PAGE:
Determined to make sure Jamaica’s future casinos will go off with a hitch, the Casino Gaming Commission (CGC) has teamed up with the Bureau of Standards Jamaica to set up the standards needed for the gambling establishments.
Media outlet The Gleaner reported that the two agencies have already put out advertisements calling for interested groups to join the discussions on the Jamaican standards, which will mirror the international standards from Gaming Laboratories International.
According to the report, the standards will cover monitoring and control systems and gaming equipment, including jackpotting devices, electronic table games and cashless gaming.
CGC, established after the Casino Gaming Act of 2012 went into law, is the Caribbean island nation’s regulatory body for casino gaming. The commission is in charge of granting casino licenses, which the law has limited to only three.
CGC CEO Phillip Shelton told The Gleaner that they have yet to receive an application for a casino license, but that’s not stopping the regulatory body from setting the standards in place.
“What we are establishing are the standards for gaming equipment that might be used in a casino in the future. We are setting the standards for all the types of gaming equipment, in particular, gaming machines that might operate in any proposed casino,” Shelton said, according to the media outlet.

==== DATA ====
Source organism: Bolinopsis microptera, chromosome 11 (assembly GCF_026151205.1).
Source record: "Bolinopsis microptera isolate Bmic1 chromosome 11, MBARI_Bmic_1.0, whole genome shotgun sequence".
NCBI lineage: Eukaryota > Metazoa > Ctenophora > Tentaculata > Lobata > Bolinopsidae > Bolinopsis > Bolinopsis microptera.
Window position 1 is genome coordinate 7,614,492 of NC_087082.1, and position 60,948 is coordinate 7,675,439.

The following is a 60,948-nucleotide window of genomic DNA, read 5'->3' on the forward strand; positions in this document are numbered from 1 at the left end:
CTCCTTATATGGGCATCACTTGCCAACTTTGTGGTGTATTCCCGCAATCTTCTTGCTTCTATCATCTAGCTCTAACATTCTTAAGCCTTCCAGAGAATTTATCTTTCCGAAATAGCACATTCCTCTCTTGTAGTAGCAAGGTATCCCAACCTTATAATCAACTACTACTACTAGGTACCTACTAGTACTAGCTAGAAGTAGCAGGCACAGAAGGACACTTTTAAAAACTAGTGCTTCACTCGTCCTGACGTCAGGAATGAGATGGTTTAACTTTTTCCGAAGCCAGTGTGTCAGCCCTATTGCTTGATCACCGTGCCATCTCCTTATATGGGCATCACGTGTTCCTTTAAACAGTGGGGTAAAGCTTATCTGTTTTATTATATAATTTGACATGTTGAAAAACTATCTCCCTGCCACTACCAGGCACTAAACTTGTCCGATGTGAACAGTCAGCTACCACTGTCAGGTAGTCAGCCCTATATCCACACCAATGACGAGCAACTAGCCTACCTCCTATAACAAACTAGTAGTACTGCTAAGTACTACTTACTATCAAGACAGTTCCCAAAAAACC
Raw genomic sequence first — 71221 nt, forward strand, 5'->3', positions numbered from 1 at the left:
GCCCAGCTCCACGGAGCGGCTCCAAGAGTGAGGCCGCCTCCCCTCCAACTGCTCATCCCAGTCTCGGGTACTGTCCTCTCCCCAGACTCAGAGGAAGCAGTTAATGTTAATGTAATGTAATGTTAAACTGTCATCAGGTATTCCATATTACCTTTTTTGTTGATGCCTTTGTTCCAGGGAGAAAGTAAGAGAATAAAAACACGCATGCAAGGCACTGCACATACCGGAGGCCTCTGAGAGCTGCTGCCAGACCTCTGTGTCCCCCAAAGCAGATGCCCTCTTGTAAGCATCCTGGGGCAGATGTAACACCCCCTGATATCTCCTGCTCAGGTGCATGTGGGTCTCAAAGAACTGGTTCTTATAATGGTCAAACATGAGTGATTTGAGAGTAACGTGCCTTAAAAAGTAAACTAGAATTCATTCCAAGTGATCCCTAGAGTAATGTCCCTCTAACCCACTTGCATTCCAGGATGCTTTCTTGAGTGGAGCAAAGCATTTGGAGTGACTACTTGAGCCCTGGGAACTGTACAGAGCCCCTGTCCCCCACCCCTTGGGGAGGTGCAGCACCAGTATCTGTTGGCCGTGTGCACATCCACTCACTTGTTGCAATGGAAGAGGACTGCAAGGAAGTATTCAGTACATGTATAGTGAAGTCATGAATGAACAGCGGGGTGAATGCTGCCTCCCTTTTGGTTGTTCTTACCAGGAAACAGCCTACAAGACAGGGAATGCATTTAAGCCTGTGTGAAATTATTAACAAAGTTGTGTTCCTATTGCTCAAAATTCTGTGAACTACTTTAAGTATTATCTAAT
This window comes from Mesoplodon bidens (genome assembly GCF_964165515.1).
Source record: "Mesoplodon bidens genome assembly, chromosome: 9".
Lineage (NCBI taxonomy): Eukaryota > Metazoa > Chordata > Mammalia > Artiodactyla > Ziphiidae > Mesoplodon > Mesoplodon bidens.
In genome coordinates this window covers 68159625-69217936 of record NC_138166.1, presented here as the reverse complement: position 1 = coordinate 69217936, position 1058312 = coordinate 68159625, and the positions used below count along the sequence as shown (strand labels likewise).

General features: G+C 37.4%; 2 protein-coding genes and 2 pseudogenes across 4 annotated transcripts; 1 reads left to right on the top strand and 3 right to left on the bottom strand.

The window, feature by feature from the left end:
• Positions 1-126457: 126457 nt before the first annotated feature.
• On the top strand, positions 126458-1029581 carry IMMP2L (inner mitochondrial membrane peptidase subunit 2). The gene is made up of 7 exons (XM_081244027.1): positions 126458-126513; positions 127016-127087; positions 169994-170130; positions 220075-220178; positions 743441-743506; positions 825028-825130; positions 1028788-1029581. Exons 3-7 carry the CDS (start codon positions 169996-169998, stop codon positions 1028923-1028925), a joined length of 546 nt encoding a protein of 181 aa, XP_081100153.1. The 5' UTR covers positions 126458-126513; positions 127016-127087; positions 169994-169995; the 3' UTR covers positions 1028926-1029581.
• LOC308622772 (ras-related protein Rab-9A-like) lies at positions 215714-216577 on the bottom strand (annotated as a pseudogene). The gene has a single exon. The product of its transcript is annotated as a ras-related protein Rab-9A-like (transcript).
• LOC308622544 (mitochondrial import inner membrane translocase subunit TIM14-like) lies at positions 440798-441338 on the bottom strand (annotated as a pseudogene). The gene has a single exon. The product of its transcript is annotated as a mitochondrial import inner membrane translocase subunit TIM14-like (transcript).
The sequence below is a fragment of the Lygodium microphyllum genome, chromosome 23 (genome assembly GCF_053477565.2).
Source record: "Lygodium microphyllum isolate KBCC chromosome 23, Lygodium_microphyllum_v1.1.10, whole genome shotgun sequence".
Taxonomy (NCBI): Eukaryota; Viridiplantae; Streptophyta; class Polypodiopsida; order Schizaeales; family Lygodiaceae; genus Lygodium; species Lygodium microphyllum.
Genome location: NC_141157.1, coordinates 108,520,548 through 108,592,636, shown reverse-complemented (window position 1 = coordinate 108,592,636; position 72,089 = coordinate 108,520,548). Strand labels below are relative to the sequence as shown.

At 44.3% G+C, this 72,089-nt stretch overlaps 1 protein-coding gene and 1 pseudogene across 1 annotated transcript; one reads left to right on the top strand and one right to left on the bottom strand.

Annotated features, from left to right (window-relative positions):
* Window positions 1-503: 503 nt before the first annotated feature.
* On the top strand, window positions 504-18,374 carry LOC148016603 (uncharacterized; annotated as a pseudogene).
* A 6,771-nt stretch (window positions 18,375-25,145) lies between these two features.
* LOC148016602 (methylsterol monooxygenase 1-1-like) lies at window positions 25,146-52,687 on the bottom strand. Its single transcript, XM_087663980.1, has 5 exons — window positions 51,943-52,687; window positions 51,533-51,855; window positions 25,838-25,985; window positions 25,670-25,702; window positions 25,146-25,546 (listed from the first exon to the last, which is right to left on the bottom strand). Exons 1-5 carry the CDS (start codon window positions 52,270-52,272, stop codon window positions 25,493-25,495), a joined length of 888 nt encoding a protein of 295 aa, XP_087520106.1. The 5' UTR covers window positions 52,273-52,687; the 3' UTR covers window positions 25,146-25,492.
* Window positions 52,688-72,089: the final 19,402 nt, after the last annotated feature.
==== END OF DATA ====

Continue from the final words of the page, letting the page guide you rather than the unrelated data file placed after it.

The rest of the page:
Last year, Jamaica awarded provisional approvals for two of the five applications it received for the maximum number of casinos allowed under the gaming act.
The first and larger project, Harmony Cove Limited, is a partnership between investment firm Tavistock Group and the state-owned Harmonization Limited. The first phase of the project is expected to cost an estimated $970 million and will involve five hotels with up to 5,000 hotel rooms, 450 residential units, two PGA-caliber golf courses, a 350-boat marina and a dedicated private airport.
The second project, Robert Torra’s Celebration Jamaica Development Ltd., plans to spend $500 million on the first phase of its Montego Bay project, which is expected to have 75,000 square feet of casino and sports book space as well as bars, restaurants, retail outlets, an entertainment complex and other non-gaming options.
Applications of the three other bidders—Amaterra Jamaica, Casino Royale and Fiesta Jamacia—were either rejected or withdrawn during the government’s diligence phase.